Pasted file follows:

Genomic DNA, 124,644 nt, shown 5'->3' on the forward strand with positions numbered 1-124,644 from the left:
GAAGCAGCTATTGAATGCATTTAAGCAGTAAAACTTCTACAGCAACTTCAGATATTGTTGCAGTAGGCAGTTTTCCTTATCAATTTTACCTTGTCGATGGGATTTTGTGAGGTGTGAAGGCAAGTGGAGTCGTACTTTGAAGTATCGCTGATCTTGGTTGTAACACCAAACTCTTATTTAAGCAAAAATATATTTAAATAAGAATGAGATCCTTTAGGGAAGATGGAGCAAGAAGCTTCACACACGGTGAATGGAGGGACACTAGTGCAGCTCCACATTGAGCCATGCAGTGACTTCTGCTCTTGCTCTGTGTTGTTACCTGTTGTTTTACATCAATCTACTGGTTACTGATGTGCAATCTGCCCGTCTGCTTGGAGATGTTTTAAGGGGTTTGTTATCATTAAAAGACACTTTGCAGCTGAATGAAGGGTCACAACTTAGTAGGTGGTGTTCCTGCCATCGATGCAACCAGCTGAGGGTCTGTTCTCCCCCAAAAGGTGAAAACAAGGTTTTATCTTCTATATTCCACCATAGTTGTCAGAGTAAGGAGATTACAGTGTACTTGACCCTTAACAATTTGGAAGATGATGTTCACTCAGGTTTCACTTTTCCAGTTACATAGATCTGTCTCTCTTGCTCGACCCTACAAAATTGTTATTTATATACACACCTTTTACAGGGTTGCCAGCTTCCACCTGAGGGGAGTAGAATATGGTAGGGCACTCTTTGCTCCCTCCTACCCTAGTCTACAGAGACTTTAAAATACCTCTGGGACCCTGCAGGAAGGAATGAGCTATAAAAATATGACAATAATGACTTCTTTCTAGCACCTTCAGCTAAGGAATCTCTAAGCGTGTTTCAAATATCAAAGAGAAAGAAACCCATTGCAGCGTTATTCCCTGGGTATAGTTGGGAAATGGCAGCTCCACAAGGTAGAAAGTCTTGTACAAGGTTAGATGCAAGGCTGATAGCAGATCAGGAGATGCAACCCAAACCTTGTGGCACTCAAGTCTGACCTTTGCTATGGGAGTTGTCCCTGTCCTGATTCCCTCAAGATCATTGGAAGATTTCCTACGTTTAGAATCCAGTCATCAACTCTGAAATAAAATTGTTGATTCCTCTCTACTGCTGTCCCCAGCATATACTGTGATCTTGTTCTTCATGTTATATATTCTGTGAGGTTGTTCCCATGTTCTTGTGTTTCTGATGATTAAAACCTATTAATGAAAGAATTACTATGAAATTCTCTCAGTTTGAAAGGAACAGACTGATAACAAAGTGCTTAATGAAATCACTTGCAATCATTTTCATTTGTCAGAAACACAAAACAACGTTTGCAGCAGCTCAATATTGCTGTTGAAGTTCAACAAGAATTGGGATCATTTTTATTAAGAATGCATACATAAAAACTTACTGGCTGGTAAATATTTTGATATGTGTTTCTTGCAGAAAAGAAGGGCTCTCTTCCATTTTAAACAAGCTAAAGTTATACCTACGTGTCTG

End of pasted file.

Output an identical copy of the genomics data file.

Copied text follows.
Genomic DNA, 124,644 nt, shown 5'->3' on the forward strand with positions numbered 1-124,644 from the left:
GAAGCAGCTATTGAATGCATTTAAGCAGTAAAACTTCTACAGCAACTTCAGATATTGTTGCAGTAGGCAGTTTTCCTTATCAATTTTACCTTGTCGATGGGATTTTGTGAGGTGTGAAGGCAAGTGGAGTCGTACTTTGAAGTATCGCTGATCTTGGTTGTAACACCAAACTCTTATTTAAGCAAAAATATATTTAAATAAGAATGAGATCCTTTAGGGAAGATGGAGCAAGAAGCTTCACACACGGTGAATGGAGGGACACTAGTGCAGCTCCACATTGAGCCATGCAGTGACTTCTGCTCTTGCTCTGTGTTGTTACCTGTTGTTTTACATCAATCTACTGGTTACTGATGTGCAATCTGCCCGTCTGCTTGGAGATGTTTTAAGGGGTTTGTTATCATTAAAAGACACTTTGCAGCTGAATGAAGGGTCACAACTTAGTAGGTGGTGTTCCTGCCATCGATGCAACCAGCTGAGGGTCTGTTCTCCCCCAAAAGGTGAAAACAAGGTTTTATCTTCTATATTCCACCATAGTTGTCAGAGTAAGGAGATTACAGTGTACTTGACCCTTAACAATTTGGAAGATGATGTTCACTCAGGTTTCACTTTTCCAGTTACATAGATCTGTCTCTCTTGCTCGACCCTACAAAATTGTTATTTATATACACACCTTTTACAGGGTTGCCAGCTTCCACCTGAGGGGAGTAGAATATGGTAGGGCACTCTTTGCTCCCTCCTACCCTAGTCTACAGAGACTTTAAAATACCTCTGGGACCCTGCAGGAAGGAATGAGCTATAAAAATATGACAATAATGACTTCTTTCTAGCACCTTCAGCTAAGGAATCTCTAAGCGTGTTTCAAATATCAAAGAGAAAGAAACCCATTGCAGCGTTATTCCCTGGGTATAGTTGGGAAATGGCAGCTCCACAAGGTAGAAAGTCTTGTACAAGGTTAGATGCAAGGCTGATAGCAGATCAGGAGATGCAACCCAAACCTTGTGGCACTCAAGTCTGACCTTTGCTATGGGAGTTGTCCCTGTCCTGATTCCCTCAAGATCATTGGAAGATTTCCTACGTTTAGAATCCAGTCATCAACTCTGAAATAAAATTGTTGATTCCTCTCTACTGCTGTCCCCAGCATATACTGTGATCTTGTTCTTCATGTTATATATTCTGTGAGGTTGTTCCCATGTTCTTGTGTTTCTGATGATTAAAACCTATTAATGAAAGAATTACTATGAAATTCTCTCAGTTTGAAAGGAACAGACTGATAACAAAGTGCTTAATGAAATCACTTGCAATCATTTTCATTTGTCAGAAACACAAAACAACGTTTGCAGCAGCTCAATATTGCTGTTGAAGTTCAACAAGAATTGGGATCATTTTTATTAAGAATGCATACATAAAAACTTACTGGCTGGTAAATATTTTGATATGTGTTTCTTGCAGAAAAGAAGGGCTCTCTTCCATTTTAAACAAGCTAAAGTTATACCTACGTGTCTG